According to Woodward, following the alleged chemical attack at Khan Shaykhun on April 4, 2017, which Syrian and Russian officials slammed as a false flag attack aimed at discrediting the Syrian government, President Trump was so furious that he wanted to assassinate Syrian President Bashar Assad.
In a telephone call with Secretary of Defense James Mattis, Trump allegedly said the following, according to Woodward: "Let's f***ing kill him! Let's go in. Let's kill the f***ing lot of them."
Telling the president that he would deal with it, Mattis hung up the phone and instead allegedly told an aide: "We're not going to do any of that. We're going to be much more measured."
Three days later, following internal consultations, but before the alleged chemical attack could be properly investigated, the United States launched 59 Tomahawk cruise missiles from destroyers in the Mediterranean Sea at the Shayrat air base, in what Washington claimed was a direct response to the Khan Shaykhun "attack." Russian Foreign Minister Sergei Lavrov called the US aggression a violation of international law, with Iranian Supreme Leader Ayatollah Ali Khamenei describing it as a strategic mistake.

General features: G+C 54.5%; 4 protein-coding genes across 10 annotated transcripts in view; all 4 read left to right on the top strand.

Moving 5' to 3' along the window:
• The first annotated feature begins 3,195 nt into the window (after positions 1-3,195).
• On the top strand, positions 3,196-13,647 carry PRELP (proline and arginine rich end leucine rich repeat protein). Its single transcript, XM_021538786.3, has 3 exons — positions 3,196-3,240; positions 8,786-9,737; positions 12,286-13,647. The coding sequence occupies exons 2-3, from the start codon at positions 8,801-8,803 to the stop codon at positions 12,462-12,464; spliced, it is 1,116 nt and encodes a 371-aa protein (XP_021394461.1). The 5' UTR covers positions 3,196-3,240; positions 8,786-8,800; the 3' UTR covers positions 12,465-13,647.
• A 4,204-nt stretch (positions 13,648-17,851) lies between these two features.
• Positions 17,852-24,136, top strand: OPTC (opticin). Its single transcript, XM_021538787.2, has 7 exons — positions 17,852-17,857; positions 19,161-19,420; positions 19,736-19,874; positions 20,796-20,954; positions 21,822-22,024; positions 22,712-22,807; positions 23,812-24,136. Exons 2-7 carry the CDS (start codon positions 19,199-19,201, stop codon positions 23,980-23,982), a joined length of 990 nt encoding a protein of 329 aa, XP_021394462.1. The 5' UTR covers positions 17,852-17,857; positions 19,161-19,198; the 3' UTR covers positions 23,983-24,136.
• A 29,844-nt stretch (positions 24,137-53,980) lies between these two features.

However, the attack did prompt Moscow to announce that it would take measures to help strengthen Syria's air defenses.
On April 14, 2018, the United States and its British and French allies carried out new strikes, again over claims that the Syrian government had used chemical weapons, this time in Douma, using over 100 cruise missiles. Immediately following that attack, the Russian military reported that Syrian air defenses had shot down 71 of the 103 cruise missiles fired. Syrian media reported that half a dozen troops, and three civilians, had been injured in the attack.
In a fit of public rage on Twitter ahead of the strikes, Trump called President Assad an "animal," and threatened a "big price to pay" for the "chemical attack," which has since been conclusively proven to have been a false flag operation committed by the White Helmets organization.
The White House has yet to comment on the contents of Woodward's book, or the authenticity of the quotes the journalist has ascribed to the president or General Mattis.